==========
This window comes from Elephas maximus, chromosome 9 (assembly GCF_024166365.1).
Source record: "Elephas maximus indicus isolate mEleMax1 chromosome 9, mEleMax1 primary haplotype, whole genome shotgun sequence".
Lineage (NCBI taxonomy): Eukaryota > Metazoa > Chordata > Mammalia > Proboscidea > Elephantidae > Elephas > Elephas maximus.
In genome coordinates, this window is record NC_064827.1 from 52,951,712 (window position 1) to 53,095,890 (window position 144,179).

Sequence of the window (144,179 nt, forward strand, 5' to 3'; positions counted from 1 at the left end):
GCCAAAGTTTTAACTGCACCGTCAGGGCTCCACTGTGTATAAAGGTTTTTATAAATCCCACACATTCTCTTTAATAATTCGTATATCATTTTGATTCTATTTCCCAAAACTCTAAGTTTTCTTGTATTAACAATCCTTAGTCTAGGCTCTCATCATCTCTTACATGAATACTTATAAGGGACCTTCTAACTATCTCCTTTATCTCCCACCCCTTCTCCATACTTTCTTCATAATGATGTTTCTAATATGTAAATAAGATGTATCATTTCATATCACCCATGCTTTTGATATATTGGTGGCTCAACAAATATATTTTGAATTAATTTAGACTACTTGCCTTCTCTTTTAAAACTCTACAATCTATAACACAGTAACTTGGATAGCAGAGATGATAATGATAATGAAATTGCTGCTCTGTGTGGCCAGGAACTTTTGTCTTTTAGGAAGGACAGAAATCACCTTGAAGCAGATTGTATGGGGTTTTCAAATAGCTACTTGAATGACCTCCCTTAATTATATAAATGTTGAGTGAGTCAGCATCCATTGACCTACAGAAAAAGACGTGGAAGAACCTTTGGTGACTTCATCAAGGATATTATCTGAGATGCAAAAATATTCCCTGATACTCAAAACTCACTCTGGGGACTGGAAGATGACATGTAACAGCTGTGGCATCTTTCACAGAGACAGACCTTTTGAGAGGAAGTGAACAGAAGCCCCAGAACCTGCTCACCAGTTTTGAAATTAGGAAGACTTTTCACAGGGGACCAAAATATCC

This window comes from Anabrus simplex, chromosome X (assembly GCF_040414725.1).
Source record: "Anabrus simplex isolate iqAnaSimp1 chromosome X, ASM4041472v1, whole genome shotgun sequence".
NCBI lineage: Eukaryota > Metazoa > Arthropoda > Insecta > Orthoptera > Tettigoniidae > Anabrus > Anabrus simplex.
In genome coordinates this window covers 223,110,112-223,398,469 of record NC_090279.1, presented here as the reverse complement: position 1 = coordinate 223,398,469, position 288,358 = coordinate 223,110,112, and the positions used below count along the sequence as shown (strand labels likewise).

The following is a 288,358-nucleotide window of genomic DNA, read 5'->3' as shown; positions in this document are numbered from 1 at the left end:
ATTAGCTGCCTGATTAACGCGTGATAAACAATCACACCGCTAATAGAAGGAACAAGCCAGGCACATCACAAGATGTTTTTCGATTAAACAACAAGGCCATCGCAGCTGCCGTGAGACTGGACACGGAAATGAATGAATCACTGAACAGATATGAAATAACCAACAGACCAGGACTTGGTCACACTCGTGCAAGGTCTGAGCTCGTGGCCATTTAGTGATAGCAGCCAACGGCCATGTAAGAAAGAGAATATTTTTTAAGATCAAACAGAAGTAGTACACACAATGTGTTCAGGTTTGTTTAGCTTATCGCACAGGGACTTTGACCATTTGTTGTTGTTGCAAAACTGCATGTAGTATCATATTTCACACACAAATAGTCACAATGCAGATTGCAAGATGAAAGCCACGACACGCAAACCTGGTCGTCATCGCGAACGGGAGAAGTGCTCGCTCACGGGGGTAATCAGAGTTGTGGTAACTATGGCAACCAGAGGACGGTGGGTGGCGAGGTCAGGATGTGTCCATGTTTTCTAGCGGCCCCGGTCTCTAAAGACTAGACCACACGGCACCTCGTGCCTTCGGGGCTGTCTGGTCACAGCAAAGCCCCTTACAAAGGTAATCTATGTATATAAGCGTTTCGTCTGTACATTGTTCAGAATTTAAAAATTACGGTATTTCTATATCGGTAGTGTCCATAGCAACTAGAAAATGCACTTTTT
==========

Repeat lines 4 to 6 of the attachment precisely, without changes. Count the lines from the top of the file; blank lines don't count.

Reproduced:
In genome coordinates, this window is record NC_064827.1 from 52,951,712 (window position 1) to 53,095,890 (window position 144,179).

Sequence of the window (144,179 nt, forward strand, 5' to 3'; positions counted from 1 at the left end):
GCCAAAGTTTTAACTGCACCGTCAGGGCTCCACTGTGTATAAAGGTTTTTATAAATCCCACACATTCTCTTTAATAATTCGTATATCATTTTGATTCTATTTCCCAAAACTCTAAGTTTTCTTGTATTAACAATCCTTAGTCTAGGCTCTCATCATCTCTTACATGAATACTTATAAGGGACCTTCTAACTATCTCCTTTATCTCCCACCCCTTCTCCATACTTTCTTCATAATGATGTTTCTAATATGTAAATAAGATGTATCATTTCATATCACCCATGCTTTTGATATATTGGTGGCTCAACAAATATATTTTGAATTAATTTAGACTACTTGCCTTCTCTTTTAAAACTCTACAATCTATAACACAGTAACTTGGATAGCAGAGATGATAATGATAATGAAATTGCTGCTCTGTGTGGCCAGGAACTTTTGTCTTTTAGGAAGGACAGAAATCACCTTGAAGCAGATTGTATGGGGTTTTCAAATAGCTACTTGAATGACCTCCCTTAATTATATAAATGTTGAGTGAGTCAGCATCCATTGACCTACAGAAAAAGACGTGGAAGAACCTTTGGTGACTTCATCAAGGATATTATCTGAGATGCAAAAATATTCCCTGATACTCAAAACTCACTCTGGGGACTGGAAGATGACATGTAACAGCTGTGGCATCTTTCACAGAGACAGACCTTTTGAGAGGAAGTGAACAGAAGCCCCAGAACCTGCTCACCAGTTTTGAAATTAGGAAGACTTTTCACAGGGGACCAAAATATCC